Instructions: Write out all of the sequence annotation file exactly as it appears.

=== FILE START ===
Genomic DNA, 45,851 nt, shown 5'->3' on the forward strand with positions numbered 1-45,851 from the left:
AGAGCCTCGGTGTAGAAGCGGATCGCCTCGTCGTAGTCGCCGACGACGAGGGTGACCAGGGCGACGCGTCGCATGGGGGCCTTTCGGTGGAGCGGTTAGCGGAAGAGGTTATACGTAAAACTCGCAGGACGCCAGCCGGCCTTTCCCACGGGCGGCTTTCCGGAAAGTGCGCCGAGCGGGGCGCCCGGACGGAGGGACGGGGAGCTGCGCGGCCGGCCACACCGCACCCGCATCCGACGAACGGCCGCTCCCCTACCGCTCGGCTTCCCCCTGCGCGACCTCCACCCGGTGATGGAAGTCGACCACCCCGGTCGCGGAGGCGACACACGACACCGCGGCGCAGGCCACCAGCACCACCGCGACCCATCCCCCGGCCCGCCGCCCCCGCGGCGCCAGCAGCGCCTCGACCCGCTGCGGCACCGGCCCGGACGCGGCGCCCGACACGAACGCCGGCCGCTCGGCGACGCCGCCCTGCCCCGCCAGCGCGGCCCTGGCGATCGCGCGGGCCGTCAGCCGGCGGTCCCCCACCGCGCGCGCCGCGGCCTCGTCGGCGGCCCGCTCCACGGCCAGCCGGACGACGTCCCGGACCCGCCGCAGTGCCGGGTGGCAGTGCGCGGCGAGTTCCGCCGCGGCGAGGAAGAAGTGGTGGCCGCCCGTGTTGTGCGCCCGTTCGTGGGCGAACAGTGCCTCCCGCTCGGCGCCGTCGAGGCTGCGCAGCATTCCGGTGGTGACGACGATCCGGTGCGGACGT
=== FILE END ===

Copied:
Genomic DNA, 45,851 nt, shown 5'->3' on the forward strand with positions numbered 1-45,851 from the left:
AGAGCCTCGGTGTAGAAGCGGATCGCCTCGTCGTAGTCGCCGACGACGAGGGTGACCAGGGCGACGCGTCGCATGGGGGCCTTTCGGTGGAGCGGTTAGCGGAAGAGGTTATACGTAAAACTCGCAGGACGCCAGCCGGCCTTTCCCACGGGCGGCTTTCCGGAAAGTGCGCCGAGCGGGGCGCCCGGACGGAGGGACGGGGAGCTGCGCGGCCGGCCACACCGCACCCGCATCCGACGAACGGCCGCTCCCCTACCGCTCGGCTTCCCCCTGCGCGACCTCCACCCGGTGATGGAAGTCGACCACCCCGGTCGCGGAGGCGACACACGACACCGCGGCGCAGGCCACCAGCACCACCGCGACCCATCCCCCGGCCCGCCGCCCCCGCGGCGCCAGCAGCGCCTCGACCCGCTGCGGCACCGGCCCGGACGCGGCGCCCGACACGAACGCCGGCCGCTCGGCGACGCCGCCCTGCCCCGCCAGCGCGGCCCTGGCGATCGCGCGGGCCGTCAGCCGGCGGTCCCCCACCGCGCGCGCCGCGGCCTCGTCGGCGGCCCGCTCCACGGCCAGCCGGACGACGTCCCGGACCCGCCGCAGTGCCGGGTGGCAGTGCGCGGCGAGTTCCGCCGCGGCGAGGAAGAAGTGGTGGCCGCCCGTGTTGTGCGCCCGTTCGTGGGCGAACAGTGCCTCCCGCTCGGCGCCGTCGAGGCTGCGCAGCATTCCGGTGGTGACGACGATCCGGTGCGGACGT